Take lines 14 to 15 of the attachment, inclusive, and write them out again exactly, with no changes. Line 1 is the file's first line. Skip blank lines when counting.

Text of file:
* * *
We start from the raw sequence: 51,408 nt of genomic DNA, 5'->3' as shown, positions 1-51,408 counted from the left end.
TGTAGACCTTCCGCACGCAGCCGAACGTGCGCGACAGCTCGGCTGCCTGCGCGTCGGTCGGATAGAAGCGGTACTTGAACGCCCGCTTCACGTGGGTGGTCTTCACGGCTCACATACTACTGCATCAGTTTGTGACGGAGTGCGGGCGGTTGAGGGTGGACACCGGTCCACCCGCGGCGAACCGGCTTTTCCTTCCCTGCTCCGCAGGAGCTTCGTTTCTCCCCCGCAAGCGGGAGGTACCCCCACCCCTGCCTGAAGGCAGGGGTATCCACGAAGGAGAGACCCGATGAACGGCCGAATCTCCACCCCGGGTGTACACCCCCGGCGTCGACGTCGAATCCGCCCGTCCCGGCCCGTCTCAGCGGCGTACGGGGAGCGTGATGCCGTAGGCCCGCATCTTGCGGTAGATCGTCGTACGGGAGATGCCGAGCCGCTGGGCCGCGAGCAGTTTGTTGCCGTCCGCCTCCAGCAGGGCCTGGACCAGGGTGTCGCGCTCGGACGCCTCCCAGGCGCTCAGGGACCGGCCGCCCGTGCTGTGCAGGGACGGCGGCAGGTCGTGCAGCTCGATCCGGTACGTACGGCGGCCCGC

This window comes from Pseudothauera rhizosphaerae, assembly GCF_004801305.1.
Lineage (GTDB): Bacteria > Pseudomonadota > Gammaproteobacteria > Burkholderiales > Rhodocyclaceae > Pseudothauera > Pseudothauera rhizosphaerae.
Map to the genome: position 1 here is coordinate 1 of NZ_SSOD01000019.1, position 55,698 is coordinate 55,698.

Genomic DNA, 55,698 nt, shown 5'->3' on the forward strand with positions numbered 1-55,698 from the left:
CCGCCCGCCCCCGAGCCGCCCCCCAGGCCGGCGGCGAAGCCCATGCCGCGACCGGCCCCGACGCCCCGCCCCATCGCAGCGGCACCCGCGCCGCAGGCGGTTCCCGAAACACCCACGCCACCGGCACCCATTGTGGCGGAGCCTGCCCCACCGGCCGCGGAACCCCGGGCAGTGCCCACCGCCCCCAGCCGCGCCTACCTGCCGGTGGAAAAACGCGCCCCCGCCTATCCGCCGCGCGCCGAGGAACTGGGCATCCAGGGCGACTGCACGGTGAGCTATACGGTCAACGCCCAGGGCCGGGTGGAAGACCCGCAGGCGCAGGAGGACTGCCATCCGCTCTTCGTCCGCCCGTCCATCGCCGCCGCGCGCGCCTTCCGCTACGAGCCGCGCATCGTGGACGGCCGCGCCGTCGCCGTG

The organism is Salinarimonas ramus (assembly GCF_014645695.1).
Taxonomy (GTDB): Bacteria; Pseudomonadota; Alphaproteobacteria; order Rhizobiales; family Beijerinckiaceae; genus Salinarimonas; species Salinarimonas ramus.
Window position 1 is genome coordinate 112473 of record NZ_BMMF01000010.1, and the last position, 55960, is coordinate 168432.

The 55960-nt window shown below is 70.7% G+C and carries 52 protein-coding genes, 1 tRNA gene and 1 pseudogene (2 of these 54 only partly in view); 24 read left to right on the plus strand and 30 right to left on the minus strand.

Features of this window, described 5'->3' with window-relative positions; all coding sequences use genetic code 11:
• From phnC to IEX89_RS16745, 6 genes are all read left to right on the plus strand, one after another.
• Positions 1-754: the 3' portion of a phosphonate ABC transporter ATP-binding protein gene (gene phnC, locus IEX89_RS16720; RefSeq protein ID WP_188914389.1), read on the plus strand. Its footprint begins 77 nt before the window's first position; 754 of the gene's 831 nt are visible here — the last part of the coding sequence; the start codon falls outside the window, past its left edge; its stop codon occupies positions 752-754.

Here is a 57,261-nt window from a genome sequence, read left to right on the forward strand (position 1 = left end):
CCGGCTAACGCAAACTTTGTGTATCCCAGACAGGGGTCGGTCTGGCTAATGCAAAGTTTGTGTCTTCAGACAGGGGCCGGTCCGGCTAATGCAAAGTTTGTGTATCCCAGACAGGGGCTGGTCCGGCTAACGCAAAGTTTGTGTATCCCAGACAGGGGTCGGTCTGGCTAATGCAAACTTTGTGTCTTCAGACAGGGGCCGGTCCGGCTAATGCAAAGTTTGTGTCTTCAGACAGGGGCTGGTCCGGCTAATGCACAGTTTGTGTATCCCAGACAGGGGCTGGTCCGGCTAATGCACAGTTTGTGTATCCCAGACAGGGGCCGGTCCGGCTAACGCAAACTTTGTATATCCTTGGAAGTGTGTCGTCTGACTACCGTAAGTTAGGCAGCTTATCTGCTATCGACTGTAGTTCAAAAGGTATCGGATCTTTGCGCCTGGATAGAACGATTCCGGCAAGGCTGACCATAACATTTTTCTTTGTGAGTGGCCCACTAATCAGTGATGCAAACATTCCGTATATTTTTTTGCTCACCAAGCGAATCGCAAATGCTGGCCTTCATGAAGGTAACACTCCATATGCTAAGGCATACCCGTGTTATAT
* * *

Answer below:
• Positions 1-754: the 3' portion of a phosphonate ABC transporter ATP-binding protein gene (gene phnC, locus IEX89_RS16720; RefSeq protein ID WP_188914389.1), read on the plus strand. Its footprint begins 77 nt before the window's first position; 754 of the gene's 831 nt are visible here — the last part of the coding sequence; the start codon falls outside the window, past its left edge; its stop codon occupies positions 752-754.

Here is a 57,261-nt window from a genome sequence, read left to right on the forward strand (position 1 = left end):